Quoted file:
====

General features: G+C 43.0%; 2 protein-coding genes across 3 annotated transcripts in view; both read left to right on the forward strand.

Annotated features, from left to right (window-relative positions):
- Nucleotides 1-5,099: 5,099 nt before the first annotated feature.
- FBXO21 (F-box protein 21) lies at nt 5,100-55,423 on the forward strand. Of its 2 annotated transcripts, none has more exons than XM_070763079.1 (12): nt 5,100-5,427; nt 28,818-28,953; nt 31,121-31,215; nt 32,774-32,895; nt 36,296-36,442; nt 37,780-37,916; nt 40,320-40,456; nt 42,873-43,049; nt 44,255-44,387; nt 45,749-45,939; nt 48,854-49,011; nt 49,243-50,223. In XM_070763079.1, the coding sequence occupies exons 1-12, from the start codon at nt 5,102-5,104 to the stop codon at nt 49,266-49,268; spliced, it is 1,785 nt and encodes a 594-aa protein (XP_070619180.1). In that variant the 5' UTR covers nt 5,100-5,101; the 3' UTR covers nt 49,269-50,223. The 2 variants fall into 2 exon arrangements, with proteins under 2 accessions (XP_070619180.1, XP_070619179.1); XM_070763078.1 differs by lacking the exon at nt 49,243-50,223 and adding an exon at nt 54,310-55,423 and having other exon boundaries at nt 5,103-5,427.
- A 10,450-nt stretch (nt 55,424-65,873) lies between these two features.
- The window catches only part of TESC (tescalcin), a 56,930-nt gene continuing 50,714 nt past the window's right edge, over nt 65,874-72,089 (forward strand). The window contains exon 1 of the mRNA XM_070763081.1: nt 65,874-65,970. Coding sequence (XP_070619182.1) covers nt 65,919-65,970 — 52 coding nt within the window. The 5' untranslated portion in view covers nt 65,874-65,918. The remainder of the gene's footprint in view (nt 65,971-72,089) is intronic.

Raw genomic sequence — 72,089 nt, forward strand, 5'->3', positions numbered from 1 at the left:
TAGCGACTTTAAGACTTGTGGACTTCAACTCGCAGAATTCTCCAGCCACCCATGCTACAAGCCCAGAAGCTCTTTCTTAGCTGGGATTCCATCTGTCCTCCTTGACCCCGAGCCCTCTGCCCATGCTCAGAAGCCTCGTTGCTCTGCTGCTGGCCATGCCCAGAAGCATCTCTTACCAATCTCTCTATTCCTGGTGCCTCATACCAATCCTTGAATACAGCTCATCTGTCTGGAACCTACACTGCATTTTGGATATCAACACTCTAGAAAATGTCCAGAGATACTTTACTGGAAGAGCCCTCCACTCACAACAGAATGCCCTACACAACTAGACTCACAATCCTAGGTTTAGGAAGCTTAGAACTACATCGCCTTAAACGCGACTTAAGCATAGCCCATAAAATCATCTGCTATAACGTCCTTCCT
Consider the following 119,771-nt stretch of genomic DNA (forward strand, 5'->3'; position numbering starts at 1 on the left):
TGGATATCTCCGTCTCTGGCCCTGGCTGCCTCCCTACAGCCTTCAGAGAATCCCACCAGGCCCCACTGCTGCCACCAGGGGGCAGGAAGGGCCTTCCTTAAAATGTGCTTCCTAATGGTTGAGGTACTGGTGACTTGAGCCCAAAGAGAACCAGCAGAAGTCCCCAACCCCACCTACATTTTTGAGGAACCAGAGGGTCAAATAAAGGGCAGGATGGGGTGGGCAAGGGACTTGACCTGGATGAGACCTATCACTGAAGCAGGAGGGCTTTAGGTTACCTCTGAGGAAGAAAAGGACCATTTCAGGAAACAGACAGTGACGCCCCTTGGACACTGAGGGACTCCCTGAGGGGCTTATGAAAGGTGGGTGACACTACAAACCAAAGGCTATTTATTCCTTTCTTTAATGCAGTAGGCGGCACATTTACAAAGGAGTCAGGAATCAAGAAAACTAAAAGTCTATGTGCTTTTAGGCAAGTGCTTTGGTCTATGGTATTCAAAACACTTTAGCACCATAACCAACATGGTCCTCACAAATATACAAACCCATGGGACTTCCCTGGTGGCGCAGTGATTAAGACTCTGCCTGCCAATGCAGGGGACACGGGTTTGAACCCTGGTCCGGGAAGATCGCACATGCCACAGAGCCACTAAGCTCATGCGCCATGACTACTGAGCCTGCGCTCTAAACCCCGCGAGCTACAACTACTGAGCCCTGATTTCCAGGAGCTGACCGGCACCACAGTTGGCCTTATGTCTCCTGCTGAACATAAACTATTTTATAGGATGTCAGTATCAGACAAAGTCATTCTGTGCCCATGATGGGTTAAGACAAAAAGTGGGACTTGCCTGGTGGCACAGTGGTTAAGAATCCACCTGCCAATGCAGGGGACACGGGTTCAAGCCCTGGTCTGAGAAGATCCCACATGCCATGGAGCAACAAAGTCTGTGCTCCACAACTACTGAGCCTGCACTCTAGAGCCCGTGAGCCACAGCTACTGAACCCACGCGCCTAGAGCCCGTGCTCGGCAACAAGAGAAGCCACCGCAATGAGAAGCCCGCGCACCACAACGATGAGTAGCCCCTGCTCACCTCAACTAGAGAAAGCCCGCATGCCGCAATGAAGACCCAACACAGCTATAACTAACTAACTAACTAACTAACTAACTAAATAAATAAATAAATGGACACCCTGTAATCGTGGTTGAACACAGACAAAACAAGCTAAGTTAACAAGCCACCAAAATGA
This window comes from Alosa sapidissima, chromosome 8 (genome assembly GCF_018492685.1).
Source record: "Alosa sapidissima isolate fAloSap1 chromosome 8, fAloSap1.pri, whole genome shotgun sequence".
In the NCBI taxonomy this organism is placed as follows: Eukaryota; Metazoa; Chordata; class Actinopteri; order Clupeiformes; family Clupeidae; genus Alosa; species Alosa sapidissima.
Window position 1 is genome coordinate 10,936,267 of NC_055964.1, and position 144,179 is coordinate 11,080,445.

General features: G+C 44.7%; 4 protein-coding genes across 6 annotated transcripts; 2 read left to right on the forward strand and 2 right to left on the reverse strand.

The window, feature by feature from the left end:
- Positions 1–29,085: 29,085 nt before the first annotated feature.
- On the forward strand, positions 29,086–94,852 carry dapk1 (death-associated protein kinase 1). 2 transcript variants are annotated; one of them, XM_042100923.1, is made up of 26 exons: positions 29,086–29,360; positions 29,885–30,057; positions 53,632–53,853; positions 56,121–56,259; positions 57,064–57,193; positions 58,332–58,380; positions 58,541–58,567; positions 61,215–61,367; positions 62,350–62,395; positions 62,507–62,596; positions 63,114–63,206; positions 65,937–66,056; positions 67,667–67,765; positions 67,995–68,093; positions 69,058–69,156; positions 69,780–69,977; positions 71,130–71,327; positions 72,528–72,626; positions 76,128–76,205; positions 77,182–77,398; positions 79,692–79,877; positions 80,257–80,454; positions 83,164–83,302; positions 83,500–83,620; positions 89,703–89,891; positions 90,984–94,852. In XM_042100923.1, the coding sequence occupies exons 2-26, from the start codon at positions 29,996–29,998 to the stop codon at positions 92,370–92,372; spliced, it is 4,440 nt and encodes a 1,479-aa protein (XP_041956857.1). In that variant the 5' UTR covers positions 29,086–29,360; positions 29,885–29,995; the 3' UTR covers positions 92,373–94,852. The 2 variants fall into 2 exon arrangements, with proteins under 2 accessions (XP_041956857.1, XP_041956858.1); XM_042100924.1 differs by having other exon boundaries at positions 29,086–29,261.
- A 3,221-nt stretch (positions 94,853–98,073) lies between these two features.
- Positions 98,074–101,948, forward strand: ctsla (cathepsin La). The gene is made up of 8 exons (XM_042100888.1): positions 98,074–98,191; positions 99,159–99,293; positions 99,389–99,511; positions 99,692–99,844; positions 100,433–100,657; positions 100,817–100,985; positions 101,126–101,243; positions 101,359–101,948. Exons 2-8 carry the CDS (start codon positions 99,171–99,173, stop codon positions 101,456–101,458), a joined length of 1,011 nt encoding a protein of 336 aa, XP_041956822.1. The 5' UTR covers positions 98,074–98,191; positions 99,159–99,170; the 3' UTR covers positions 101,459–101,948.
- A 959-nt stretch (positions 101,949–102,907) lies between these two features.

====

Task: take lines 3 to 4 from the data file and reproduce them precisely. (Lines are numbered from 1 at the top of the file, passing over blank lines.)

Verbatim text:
- Nucleotides 1-5,099: 5,099 nt before the first annotated feature.
- FBXO21 (F-box protein 21) lies at nt 5,100-55,423 on the forward strand. Of its 2 annotated transcripts, none has more exons than XM_070763079.1 (12): nt 5,100-5,427; nt 28,818-28,953; nt 31,121-31,215; nt 32,774-32,895; nt 36,296-36,442; nt 37,780-37,916; nt 40,320-40,456; nt 42,873-43,049; nt 44,255-44,387; nt 45,749-45,939; nt 48,854-49,011; nt 49,243-50,223. In XM_070763079.1, the coding sequence occupies exons 1-12, from the start codon at nt 5,102-5,104 to the stop codon at nt 49,266-49,268; spliced, it is 1,785 nt and encodes a 594-aa protein (XP_070619180.1). In that variant the 5' UTR covers nt 5,100-5,101; the 3' UTR covers nt 49,269-50,223. The 2 variants fall into 2 exon arrangements, with proteins under 2 accessions (XP_070619180.1, XP_070619179.1); XM_070763078.1 differs by lacking the exon at nt 49,243-50,223 and adding an exon at nt 54,310-55,423 and having other exon boundaries at nt 5,103-5,427.